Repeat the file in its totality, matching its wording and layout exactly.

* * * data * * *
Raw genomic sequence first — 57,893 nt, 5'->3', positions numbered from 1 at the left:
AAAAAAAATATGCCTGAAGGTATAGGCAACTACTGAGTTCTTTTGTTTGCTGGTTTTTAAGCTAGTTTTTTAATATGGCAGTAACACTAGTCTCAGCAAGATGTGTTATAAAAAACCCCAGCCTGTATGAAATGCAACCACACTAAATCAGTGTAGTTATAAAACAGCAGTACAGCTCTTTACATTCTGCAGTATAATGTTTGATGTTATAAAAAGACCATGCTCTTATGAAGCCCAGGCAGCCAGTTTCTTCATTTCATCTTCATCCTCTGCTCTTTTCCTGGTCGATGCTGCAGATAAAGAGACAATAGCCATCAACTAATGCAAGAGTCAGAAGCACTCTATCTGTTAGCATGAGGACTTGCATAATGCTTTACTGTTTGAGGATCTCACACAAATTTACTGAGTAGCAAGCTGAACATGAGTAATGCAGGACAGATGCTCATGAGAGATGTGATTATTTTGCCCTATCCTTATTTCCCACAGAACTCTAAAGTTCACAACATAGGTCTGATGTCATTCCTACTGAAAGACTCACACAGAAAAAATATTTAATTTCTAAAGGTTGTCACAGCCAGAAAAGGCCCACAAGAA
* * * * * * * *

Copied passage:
Raw genomic sequence first — 57,893 nt, 5'->3', positions numbered from 1 at the left:
AAAAAAAATATGCCTGAAGGTATAGGCAACTACTGAGTTCTTTTGTTTGCTGGTTTTTAAGCTAGTTTTTTAATATGGCAGTAACACTAGTCTCAGCAAGATGTGTTATAAAAAACCCCAGCCTGTATGAAATGCAACCACACTAAATCAGTGTAGTTATAAAACAGCAGTACAGCTCTTTACATTCTGCAGTATAATGTTTGATGTTATAAAAAGACCATGCTCTTATGAAGCCCAGGCAGCCAGTTTCTTCATTTCATCTTCATCCTCTGCTCTTTTCCTGGTCGATGCTGCAGATAAAGAGACAATAGCCATCAACTAATGCAAGAGTCAGAAGCACTCTATCTGTTAGCATGAGGACTTGCATAATGCTTTACTGTTTGAGGATCTCACACAAATTTACTGAGTAGCAAGCTGAACATGAGTAATGCAGGACAGATGCTCATGAGAGATGTGATTATTTTGCCCTATCCTTATTTCCCACAGAACTCTAAAGTTCACAACATAGGTCTGATGTCATTCCTACTGAAAGACTCACACAGAAAAAATATTTAATTTCTAAAGGTTGTCACAGCCAGAAAAGGCCCACAAGAA